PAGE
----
Volume 20 Issue 3 | June 1 -7, 2007

Dorkey says goodbye to Hudson River Park agency

By Josh Rogers

Trip Dorkey rattled off four years worth of accomplishments as chairperson of the Hudson River Park Trust last week and said his goodbyes. But he doesn’t know when Gov. Eliot Spitzer will name his successor, so he said there’s still a chance he’ll lead the Trust’s next meeting. The only thing he could say for sure was he would not make another farewell speech if he ever comes back.

The riverside park’s financial future is uncertain with a construction budget shortfall of at least $200 million, but Dorkey pointed to the many piers and park sections that opened in the Village, Chelsea and Midtown during his reign, as well as last year’s groundbreaking in the Tribeca section.

“It’s been a great four years,” he said at the May 24 board meeting. “This is a remarkable, remarkable project….I’m a great lover of parks. They are one of the greatest things you can have, but one of the problems is they are often the first thing to be cut.”

All of the board members present at the meeting of the state-city authority were appointees of former Gov. Pataki (like Dorkey), Mayor Bloomberg or Borough President Scott Stringer. Spitzer’s commissioners of Parks and Environmental Conservation, Carol Ash and Pete Grannis, are automatic members of the board, but neither appeared at the meeting, where small park contracts were awarded or amended.

Dorkey looked at the two commissioners’ deputies sitting in for their bosses and said “those of you in the new administration – I hope you end up being advocates for us up there [in Albany].”

Jennifer Givner, a Spitzer spokesperson, said the commissioners have responsibilities across the state and their absence was not meant to send a message. As for Dorkey’s replacement, she said the governor’s policy is not to comment on appointments before they are made.

Several Trust board members and Connie Fishman, the Trust’s president, praised Dorkey for his park leadership. City Parks Commissioner Adrian Benepe said Dorkey deserved to have part of the park named after him. Henry Stern, a Trust member and also a city appointee, said “there hasn’t been the slightest political interference” on the Trust’s board.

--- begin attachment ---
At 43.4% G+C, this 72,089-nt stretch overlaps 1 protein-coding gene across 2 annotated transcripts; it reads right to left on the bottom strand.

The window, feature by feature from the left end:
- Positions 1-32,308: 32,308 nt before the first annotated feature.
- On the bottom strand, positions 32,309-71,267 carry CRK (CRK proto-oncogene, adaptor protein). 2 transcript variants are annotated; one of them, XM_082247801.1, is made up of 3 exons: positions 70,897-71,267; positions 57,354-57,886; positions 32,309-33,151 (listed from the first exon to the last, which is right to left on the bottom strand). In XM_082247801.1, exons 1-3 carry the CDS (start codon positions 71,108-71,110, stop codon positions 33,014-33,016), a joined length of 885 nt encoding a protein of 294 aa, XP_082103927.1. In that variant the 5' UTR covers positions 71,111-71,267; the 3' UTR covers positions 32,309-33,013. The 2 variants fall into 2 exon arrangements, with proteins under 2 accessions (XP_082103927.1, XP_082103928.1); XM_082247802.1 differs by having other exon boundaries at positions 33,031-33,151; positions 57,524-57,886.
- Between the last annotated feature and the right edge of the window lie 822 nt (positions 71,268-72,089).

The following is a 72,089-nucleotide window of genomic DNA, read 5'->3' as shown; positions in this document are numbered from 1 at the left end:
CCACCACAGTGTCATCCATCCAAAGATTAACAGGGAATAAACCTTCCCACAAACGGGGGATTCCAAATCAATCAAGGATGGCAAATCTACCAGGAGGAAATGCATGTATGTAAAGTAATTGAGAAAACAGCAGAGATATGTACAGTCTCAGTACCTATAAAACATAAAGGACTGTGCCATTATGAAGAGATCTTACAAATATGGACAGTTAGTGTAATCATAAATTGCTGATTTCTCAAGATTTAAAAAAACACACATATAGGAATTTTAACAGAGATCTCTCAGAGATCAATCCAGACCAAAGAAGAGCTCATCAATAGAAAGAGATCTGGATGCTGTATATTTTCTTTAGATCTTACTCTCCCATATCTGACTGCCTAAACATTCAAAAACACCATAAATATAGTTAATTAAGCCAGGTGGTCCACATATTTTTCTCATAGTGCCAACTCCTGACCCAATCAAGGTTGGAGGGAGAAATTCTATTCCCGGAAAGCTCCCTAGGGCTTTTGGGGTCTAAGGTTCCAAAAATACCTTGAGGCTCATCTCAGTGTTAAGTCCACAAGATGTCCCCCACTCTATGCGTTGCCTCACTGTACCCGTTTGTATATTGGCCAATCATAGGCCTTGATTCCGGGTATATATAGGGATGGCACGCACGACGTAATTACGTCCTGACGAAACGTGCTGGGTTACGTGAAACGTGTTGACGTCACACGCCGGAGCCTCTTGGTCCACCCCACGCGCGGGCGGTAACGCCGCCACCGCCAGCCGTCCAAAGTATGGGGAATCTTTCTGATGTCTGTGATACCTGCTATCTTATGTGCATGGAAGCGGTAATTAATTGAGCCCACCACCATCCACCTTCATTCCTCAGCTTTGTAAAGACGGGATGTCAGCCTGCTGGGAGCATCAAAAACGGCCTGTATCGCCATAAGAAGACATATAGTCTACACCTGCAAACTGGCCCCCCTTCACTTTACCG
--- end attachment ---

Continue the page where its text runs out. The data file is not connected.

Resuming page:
Over the last four years and outside the Trust’s board room, the agency has been criticized by some waterfront advocates for things like giving preferential treatment to a river study organization with close ties to Pataki, using strong-arm tactics to evict the historic Yankee Ferry out of the park, and demolishing the Tribeca piers without ensuring the park section could be rebuilt.

One of Stringer’s appointees to the Trust, former State Sen. Franz Leichter, 76, said he is interested in replacing Dorkey. He said securing city, state and federal funding to build the rest of the park is the Trust’s top priority.

“I have been involved with this as long if not longer than anyone else,” he told Downtown Express after the meeting. He said he has spoken to Lieut. Gov. David Paterson, and has the support of Assemblymember Dick Gottfried, who co-wrote the 1998 legislation creating the park with Leichter, State Sen. Tom Duane and others.

However, Julie Nadel, a former Gottfried aide and another Stringer appointee to the Trust, is not supporting Leichter. The pair have served together on the Trust since 1998. Nadel did not criticize Leichter, but when asked if she thought he’d be a good chairperson said, “I’d like someone as chair engaged and committed to open processes…A fresh new voice.”

Nadel, one of the Trust’s chief critics, said the agency needs a major overhaul.

It’s not clear how seriously Spitzer is considering Leichter or the other mentioned candidates, since people close to the governor aren’t talking. Developer Douglas Durst’s name had been tossed in the ring to replace Dorkey, but he has since taken himself out of the running. Michael Del Guidice, a member of the West Side Task Force waterfront group 20 years ago, has also been bandied about.

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